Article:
President Reuven Rivlin
received the credentials of four new ambassadors on Monday
, and while he was happy to welcome all of them, his enthusiasm over the presence of Italian Ambassador Gianluigi Benedetti was almost boundless.
The reason: Benedetti, who is also an academic, initiated the translation of the Talmud from Aramaic into Italian, thereby adding new emphasis to the 2,000-year relationship between Jerusalem and Rome and proving the UNESCO resolution denying the Jewish connection to Jerusalem was “ridiculous” and “based on ignorance.”
The other ambassadors were Charlotte Slente of Denmark, Emanuele Giaufret of the European Union and Enoch Pear Duchi of Nigeria.
Israel is a completely different experience for Slente, who has spent much of her impressive diplomatic career in South America.
For Giaufret, his posting to Israel is almost a homecoming. He was previously a senior member of the European Union delegation in Tel Aviv between 2003 and 2007. During that time, he married and the oldest of his three sons – who was born here – had a fine time upstaging his father as he spoke to Rivlin.
Duchi, his wife and the members of his embassy all arrived in Nigerian traditional dress.
While it is not unusual for several ambassadors to present credentials on the same date and for one of them to bring his or her children – this was the first time anyone could remember when every ambassador was accompanied by their spouse and children. Slente also brought her parents.
Rivlin spoke with each ambassador, underscoring: the dangers Iran poses to the region, to the Mediterranean and to the world; Israel’s appreciation of the support it receives from its friends in public forums; the existing cooperation in fighting terrorism; and the need to take such cooperation to the next level, especially with regard to cyber and security.
He also repeated what he said in his inaugural presidential address in the Knesset and has stated many times since: “Israelis and Palestinians are not doomed to live together; they are destined to live together.”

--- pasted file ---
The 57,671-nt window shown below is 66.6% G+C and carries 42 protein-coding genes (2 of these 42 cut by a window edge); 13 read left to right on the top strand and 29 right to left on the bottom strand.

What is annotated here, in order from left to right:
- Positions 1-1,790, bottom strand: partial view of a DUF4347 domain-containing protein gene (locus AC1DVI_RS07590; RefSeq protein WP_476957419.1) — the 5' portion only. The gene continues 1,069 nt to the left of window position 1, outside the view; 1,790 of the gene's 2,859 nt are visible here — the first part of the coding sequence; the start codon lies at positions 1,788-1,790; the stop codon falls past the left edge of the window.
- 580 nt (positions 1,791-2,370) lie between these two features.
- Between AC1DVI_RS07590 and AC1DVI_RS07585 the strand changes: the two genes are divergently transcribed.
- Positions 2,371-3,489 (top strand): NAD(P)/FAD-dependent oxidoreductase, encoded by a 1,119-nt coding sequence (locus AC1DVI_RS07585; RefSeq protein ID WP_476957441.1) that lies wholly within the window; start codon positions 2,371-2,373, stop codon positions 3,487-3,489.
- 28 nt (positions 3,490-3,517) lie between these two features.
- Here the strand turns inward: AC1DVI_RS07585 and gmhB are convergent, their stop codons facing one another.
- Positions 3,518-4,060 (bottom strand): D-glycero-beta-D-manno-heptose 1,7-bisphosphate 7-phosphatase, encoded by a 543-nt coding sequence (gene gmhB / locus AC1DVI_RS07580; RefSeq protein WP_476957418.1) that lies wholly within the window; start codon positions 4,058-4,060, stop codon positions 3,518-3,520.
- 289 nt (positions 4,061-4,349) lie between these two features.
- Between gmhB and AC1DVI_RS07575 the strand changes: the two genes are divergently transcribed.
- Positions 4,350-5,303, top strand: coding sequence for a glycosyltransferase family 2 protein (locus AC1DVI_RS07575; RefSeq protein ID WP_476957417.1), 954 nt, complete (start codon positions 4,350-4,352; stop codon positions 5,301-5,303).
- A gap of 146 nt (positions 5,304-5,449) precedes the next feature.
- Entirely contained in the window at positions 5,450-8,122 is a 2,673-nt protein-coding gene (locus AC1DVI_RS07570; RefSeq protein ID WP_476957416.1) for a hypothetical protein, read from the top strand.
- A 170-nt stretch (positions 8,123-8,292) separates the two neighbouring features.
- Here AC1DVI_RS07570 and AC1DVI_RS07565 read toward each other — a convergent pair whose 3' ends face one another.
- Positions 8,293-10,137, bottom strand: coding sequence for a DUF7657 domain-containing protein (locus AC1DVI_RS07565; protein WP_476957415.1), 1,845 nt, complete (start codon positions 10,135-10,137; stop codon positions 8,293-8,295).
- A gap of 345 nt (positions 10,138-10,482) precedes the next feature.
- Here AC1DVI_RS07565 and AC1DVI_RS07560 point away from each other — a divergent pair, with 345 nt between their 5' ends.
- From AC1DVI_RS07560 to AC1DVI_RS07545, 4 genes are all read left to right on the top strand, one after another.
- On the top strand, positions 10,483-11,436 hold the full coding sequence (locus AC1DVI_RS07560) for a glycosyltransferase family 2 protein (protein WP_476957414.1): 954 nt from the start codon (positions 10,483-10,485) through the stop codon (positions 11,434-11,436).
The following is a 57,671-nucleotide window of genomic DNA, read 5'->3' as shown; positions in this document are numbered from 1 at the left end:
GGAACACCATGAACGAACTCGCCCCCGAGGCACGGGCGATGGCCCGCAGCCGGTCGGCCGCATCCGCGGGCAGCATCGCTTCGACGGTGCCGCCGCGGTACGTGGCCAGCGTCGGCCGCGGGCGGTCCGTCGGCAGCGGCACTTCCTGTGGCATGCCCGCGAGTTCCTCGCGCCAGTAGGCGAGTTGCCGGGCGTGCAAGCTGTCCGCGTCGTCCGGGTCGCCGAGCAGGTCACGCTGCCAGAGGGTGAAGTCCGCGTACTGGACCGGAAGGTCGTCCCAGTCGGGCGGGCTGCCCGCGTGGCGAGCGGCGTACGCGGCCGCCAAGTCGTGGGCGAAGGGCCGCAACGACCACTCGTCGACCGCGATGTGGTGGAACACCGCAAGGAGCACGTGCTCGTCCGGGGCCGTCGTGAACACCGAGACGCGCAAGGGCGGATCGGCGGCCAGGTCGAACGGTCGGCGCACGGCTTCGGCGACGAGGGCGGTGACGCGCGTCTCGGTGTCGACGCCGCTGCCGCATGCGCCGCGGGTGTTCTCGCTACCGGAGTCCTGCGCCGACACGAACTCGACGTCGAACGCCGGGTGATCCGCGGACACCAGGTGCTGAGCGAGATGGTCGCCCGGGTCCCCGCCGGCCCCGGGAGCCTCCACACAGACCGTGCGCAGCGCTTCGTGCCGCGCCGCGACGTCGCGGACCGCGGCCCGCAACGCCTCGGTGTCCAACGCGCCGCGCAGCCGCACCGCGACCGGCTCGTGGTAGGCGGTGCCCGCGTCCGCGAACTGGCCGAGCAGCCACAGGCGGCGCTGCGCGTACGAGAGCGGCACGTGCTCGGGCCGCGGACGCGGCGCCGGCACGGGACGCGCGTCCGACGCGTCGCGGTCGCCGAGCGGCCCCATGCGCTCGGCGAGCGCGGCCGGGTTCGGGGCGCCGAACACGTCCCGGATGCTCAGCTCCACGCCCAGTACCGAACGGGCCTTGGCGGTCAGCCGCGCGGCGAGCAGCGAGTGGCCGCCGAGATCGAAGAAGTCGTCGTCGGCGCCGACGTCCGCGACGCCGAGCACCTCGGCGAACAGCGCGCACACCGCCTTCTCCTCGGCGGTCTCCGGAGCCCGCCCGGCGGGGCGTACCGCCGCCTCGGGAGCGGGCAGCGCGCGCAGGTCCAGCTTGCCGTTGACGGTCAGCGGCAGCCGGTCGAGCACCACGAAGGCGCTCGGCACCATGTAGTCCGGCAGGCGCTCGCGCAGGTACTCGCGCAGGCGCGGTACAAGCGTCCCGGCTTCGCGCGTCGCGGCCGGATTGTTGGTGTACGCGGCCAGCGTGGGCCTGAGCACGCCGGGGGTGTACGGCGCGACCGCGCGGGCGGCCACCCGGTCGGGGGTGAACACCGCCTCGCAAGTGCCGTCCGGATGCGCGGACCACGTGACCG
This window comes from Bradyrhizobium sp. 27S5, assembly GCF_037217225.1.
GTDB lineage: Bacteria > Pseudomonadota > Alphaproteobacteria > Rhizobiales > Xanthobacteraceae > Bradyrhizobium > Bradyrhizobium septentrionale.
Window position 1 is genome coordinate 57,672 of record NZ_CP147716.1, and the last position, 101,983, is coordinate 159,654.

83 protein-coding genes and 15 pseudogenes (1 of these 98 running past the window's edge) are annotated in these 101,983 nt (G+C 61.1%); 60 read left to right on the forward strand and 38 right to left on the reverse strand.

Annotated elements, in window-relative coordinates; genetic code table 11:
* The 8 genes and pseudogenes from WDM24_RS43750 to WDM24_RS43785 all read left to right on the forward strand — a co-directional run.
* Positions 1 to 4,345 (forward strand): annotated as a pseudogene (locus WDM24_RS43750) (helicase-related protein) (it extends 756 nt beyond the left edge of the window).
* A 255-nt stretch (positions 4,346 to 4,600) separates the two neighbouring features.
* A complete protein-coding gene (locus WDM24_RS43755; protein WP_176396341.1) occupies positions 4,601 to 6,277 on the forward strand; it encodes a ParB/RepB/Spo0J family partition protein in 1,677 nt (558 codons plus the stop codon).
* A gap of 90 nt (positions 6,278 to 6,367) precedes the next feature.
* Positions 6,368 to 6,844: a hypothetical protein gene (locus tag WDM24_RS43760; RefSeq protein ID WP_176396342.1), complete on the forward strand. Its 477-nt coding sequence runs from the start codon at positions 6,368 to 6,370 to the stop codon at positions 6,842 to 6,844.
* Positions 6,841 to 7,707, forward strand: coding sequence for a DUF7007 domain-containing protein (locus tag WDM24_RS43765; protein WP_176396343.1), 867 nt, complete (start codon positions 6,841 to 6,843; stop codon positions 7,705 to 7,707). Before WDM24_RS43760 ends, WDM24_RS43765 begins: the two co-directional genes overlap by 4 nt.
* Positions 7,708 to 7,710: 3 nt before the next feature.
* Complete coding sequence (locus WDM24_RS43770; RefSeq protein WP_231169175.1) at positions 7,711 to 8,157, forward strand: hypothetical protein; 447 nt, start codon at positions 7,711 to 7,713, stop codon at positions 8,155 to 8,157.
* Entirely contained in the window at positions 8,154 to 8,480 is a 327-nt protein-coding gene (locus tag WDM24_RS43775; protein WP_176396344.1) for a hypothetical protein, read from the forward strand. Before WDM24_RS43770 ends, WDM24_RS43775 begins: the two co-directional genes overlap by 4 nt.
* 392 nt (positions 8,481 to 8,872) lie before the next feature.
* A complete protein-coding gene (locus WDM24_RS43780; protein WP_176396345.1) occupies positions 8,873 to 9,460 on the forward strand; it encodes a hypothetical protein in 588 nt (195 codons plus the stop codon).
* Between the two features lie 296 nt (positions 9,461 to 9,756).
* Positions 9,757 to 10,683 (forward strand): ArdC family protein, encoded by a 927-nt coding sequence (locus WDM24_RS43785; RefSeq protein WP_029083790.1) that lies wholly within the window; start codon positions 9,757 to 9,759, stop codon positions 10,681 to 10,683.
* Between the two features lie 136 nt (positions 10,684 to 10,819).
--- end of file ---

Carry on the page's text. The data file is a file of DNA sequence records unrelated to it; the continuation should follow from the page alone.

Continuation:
Rivlin was critical of those who call for separation between Israelis and Palestinians, saying he wants peace with open borders, “because we are all the children of Abraham.”
What he repeated several times Monday is something that he – a seventh generation Jerusalemite – could never have experienced, but which nearly everyone who immigrated to Israel after encountering antisemitism has: “Why don’t you go back to your own country – to Palestine?”
Words to that effect were said to Jews when they were thrown out of other countries, said Rivlin, who emphasized: “We have returned home. We have nowhere else to go.”
He also repeated that disagreements between friends are legitimate and, when friends disagree, they have the right to criticize but not to boycott.
Rivlin also urged the free world to look more closely at what Iran is doing in Yemen.
When speaking to Slente, Rivlin noted what Denmark did for its Jews during the Holocaust. Slente was obviously touched by his remarks and said that she was greatly impressed by how much emphasis Israelis put on this proud chapter in Denmark’s history. She confessed to learning more on the subject only after taking up her current role.
The 75th anniversary of the Danish rescue of Jews will be commemorated next year, she said, and plans are already underway about the nature of that commemoration.
When speaking to Duchi, Rivlin stressed the importance of Africa to Israel, saying, “Because Africa is the future.” Duchi did not mention the nearly two decades when diplomatic relations between the two countries did not exist, after Nigeria severed them in 1973. But he did note that they had been reestablished in 1992 and a Nigerian Embassy was opened in Israel in 1993.
Rivlin sought Nigeria’s help in securing observer status for Israel in the African Union.
All four ambassadors were united in pledging enhanced relations, especially in areas of innovation. There was a general consensus that an unfathomable amount of untapped potential on bilateral and multilateral platforms of cooperation could make the world a better place.